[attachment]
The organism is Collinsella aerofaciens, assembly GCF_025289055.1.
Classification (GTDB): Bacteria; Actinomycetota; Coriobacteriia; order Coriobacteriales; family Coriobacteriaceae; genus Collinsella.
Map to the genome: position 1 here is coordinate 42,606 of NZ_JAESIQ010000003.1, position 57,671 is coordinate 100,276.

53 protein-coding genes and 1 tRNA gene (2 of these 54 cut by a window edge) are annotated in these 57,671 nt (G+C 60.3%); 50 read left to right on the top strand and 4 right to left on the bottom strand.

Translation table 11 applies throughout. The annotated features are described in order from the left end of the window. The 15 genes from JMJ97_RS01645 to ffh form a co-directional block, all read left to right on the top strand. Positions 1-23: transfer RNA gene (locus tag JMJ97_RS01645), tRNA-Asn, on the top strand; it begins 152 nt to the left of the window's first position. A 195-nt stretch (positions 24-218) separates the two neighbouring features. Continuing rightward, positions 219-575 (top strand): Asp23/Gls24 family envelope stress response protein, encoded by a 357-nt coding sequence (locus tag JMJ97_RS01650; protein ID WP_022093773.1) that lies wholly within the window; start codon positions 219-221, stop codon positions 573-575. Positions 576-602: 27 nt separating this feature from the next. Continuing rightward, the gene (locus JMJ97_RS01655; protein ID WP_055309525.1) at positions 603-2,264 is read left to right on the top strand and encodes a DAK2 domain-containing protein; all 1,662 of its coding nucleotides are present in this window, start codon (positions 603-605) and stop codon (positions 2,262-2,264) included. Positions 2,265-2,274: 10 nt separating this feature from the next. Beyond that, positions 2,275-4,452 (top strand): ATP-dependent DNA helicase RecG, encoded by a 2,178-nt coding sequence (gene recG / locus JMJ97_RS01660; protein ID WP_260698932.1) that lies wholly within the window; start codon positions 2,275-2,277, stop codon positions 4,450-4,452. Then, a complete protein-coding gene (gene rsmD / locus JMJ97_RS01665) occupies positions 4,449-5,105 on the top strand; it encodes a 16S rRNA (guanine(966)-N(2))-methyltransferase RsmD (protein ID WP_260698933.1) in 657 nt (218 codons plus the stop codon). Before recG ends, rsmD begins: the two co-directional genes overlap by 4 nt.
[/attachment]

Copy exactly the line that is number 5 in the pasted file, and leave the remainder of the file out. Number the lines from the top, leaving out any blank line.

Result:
Translation table 11 applies throughout. The annotated features are described in order from the left end of the window. The 15 genes from JMJ97_RS01645 to ffh form a co-directional block, all read left to right on the top strand. Positions 1-23: transfer RNA gene (locus tag JMJ97_RS01645), tRNA-Asn, on the top strand; it begins 152 nt to the left of the window's first position. A 195-nt stretch (positions 24-218) separates the two neighbouring features. Continuing rightward, positions 219-575 (top strand): Asp23/Gls24 family envelope stress response protein, encoded by a 357-nt coding sequence (locus tag JMJ97_RS01650; protein ID WP_022093773.1) that lies wholly within the window; start codon positions 219-221, stop codon positions 573-575. Positions 576-602: 27 nt separating this feature from the next. Continuing rightward, the gene (locus JMJ97_RS01655; protein ID WP_055309525.1) at positions 603-2,264 is read left to right on the top strand and encodes a DAK2 domain-containing protein; all 1,662 of its coding nucleotides are present in this window, start codon (positions 603-605) and stop codon (positions 2,262-2,264) included. Positions 2,265-2,274: 10 nt separating this feature from the next. Beyond that, positions 2,275-4,452 (top strand): ATP-dependent DNA helicase RecG, encoded by a 2,178-nt coding sequence (gene recG / locus JMJ97_RS01660; protein ID WP_260698932.1) that lies wholly within the window; start codon positions 2,275-2,277, stop codon positions 4,450-4,452. Then, a complete protein-coding gene (gene rsmD / locus JMJ97_RS01665) occupies positions 4,449-5,105 on the top strand; it encodes a 16S rRNA (guanine(966)-N(2))-methyltransferase RsmD (protein ID WP_260698933.1) in 657 nt (218 codons plus the stop codon). Before recG ends, rsmD begins: the two co-directional genes overlap by 4 nt.